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The much-loved Paris landmark was designed in 1977 by two young unknowns – Richard Rogers and Renzo Piano. On the eve of its 40th birthday, they recall the sheer joy and bravado – and the struggle – of creating it
At a press conference in the Élysée Palace, in 1971, President Georges Pompidou was so properly turned out that the soles of his shoes were polished. The hairy young crew who had just won the competition to design the arts centre that would carry his name, beating 680 others, were not. Richard Rogers wore a railwayman’s blue denim suit and a flower power shirt, Renzo Piano a hippiefied combination of beard and tweeds and their partner John Young a sweatshirt that (memories would vary) may have had Mickey Mouse on it. Only Ted Happold, of the engineers Ove Arup, wore a suit and tie. “You are the capitalist,” the president told him.
This tableau captured the grand bargain between radical architecture and establishment politics that generated the famous building that would follow, the Pompidou Centre, sometimes called the Beaubourg, whose 40th birthday is about to be trumpeted with 50 exhibitions and 15 concerts and performances in 40 different cities – an André Breton show in Lille, for example, and an Alain Buffard dance piece in Nimes. And with the passage of time it only stands out more. It has claims to be the most significant single building since the war. It is both a late blossoming of the 1960s and a precursor of the city-boosting “iconic” architecture of the decades since. It is a palace for a media-soaked age, as bright in its reds and blues as colour TV and colour supplements.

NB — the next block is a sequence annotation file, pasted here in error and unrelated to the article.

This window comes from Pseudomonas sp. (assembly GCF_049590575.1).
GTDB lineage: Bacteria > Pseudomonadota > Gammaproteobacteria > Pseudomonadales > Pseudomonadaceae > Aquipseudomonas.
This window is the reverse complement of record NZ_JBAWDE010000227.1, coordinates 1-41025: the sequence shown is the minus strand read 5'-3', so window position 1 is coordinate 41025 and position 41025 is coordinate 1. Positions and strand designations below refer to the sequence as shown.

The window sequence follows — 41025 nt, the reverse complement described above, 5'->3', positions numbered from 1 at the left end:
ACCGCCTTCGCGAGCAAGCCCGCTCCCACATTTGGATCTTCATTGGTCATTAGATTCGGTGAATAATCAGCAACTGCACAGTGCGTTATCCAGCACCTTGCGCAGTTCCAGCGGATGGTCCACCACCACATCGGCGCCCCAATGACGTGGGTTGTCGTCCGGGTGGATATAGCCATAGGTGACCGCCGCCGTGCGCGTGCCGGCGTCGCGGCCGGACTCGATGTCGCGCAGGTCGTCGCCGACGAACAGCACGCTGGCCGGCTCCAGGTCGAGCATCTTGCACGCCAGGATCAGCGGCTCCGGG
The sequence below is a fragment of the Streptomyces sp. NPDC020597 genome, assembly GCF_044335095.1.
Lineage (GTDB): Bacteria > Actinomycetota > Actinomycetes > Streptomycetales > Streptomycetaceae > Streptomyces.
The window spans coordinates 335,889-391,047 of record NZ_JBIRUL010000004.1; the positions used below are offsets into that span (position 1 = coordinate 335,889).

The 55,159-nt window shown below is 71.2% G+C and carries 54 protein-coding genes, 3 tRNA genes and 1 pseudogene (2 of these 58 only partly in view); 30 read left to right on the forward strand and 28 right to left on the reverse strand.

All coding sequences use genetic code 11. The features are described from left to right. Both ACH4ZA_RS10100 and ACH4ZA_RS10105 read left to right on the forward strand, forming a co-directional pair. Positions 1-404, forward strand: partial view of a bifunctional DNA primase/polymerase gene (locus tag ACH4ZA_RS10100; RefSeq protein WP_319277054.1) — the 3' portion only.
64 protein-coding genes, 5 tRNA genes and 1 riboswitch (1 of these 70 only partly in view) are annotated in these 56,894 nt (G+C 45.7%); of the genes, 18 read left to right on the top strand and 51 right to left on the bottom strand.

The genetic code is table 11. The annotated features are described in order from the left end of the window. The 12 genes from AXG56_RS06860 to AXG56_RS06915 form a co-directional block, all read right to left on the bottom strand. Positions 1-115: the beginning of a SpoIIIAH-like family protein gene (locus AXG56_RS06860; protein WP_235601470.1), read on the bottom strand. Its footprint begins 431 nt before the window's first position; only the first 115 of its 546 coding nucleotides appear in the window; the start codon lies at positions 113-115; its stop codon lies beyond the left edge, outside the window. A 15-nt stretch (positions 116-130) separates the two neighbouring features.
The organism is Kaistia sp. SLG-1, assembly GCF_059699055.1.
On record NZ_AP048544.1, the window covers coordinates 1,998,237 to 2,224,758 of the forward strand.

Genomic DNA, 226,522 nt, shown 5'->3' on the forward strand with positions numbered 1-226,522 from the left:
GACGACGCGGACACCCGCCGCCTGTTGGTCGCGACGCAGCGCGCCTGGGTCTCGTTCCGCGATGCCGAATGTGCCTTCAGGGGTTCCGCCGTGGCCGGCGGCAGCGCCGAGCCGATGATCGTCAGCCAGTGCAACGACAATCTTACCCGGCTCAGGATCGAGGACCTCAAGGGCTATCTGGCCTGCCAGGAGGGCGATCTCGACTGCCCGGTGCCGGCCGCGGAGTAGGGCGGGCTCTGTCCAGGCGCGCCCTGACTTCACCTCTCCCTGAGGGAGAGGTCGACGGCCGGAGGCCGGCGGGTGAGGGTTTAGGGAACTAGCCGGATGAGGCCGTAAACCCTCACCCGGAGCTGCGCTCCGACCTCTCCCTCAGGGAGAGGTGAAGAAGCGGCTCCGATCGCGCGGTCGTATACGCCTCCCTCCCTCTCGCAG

In 1968, three years before the memorable press conference, the Paris streets in which the centre now stands had been ripped up by protesting students. Pompidou became president the following year – a conservative with a mission to restore order, who also planned a series of transformative building projects for Paris. Among them was a proposal for a centre of contemporary arts – not just a museum or a gallery, but also a library and a centre for music. His motives would have included a wish to tame the city with a sophisticated form of bread and circuses. As Piano now says: “After 1968, he had to do something, to show something.” […]